System Convergence in Transport Modelling



System Convergence in Transport Modelling

Authors

J Rich, O Anker Nielsen, DTU Transport, DE, G Cantarella, University of Salerno, IT

Description

The paper considers system stability and convergence performance for transport models. By first exploring stability of the internal assignment equilibrium, the analysis is extended to the external loop between demand and assignment models.

Abstract

A fundamental premise of most applied transport models is the existence and uniqueness of an equilibrium solution that balances demand x(t) and supply t(x). The demand consists of the people that travel in the transport system and on the defined network, whereas the supply consists of the resulting level-of-service attributes (e.g., travel time and cost) offered to travellers. An important source of complexity is the congestion, which causes increasing demand to affect travel time in a non-linear way.
Transport models most often involve separate models for traffic assignment and demand modelling. As a result, two different equilibrium mechanisms are involved, (i) the internal traffic assignment equilibrium, and (ii) the external equilibrium loop between the assignment model and the demand model.
Traditionally, there has been much research focus on the internal assignment equilibrium, which involves iterating between a route-choice (demand) model and a time-flow (supply) model. It is generally recognised that a simple iteration scheme where the level-of-service level is fed directly to the route-choice and vice versa may exhibit an unstable pattern and lead to cyclic unstable solutions. It can be shown that the contractor region, e.g. the region for which {x,t} is stable, depends on the demand and the supply curve. Generally, as the slope (i.e., dx(t)/dt and dt(x)/dx) between the curves increases, the contractor region shrinks. To obtain stable convergence various techniques including the method-of-successive-averages (MSA) have been proposed. Convergence of the MSA under fairly weak regularity conditions was shown in Robbins and Monro (1951).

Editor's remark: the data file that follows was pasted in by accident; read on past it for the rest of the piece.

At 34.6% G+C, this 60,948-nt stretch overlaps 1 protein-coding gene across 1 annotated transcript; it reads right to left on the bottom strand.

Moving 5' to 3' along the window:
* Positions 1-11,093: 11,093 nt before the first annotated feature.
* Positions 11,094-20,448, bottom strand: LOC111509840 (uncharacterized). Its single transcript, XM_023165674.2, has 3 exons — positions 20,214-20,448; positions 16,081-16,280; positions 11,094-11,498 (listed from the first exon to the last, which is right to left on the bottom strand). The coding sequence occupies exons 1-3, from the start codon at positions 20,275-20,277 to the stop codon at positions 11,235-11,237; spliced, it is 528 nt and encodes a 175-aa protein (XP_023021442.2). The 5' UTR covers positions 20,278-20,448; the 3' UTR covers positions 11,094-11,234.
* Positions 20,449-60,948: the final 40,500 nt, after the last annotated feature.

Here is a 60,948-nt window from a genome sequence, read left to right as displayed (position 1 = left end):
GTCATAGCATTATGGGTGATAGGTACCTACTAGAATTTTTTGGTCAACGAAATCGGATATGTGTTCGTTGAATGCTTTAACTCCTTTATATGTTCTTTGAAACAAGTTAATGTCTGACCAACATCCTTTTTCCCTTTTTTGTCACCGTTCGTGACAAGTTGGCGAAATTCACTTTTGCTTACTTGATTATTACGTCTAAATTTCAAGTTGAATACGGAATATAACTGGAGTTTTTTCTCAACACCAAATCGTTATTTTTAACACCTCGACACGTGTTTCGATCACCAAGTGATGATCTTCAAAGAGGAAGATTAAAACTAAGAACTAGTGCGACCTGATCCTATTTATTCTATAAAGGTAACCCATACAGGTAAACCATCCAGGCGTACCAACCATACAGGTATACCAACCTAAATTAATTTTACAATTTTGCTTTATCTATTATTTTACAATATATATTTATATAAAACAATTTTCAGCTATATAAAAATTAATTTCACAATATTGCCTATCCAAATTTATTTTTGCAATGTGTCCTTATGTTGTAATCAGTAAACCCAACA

The iteration between demand and assignment ? the external equilibrium ? are in many models either decoupled or follow a very simple iteration pattern. However, as demand models are often based on logit or probit models, and thus conform to the way demand is represented in stochastic assignment models, there is reason to believe that convergence problems should also be expected in the external equilibrium loop. The intuitive explanation is that, if an iterative solution algorithm may not converge in traffic assignment with fixed demand (base OD-matrix), adding the complexity of variable demand makes the problem even more difficult to solve. At a more practical level there is also the issue of computation time needed to obtain a certain level of precision. As the external equilibrium loop involves running a complete assignment model combined with a complete demand model (which may involve simulation of taste heterogeneity), iterations are much more costly than for the inner loop. This does not justify a simple iteration scheme for the sake of simplicity. As only 3 to 8 iterations may be possible in practice, it is important that these are spent wisely.
In the paper, we first investigate in details the convergence of the inner assignment loop and demonstrate the conditions for stability. On a synthetic network we explore convergence performance of various techniques including MSA, weighted MSA and adaptive averaging. Hereafter, we focus on the convergence of the external loop. To facilitate the analysis, the synthetic model framework is extended to include a demand model for the choice of mode, which is iterated with a stochastic assignment algorithm. A detailed stability analysis based on simulation experiments is presented and conditions for stability are explored. Finally, we investigate techniques for improved speed of convergence. In addition to the techniques tested for the inner-loop, which were all based on the MSA averaging principle, we explore the possibility of using gradient-based algorithms. This includes a simple linear curve fit approach, a spline approximation, and a Newton-based algorithm. In each of these cases, the idea is to utilise knowledge of the curvature of the demand curve to obtain faster convergence. Problems and limitations are discussed.

Publisher

Association for European Transport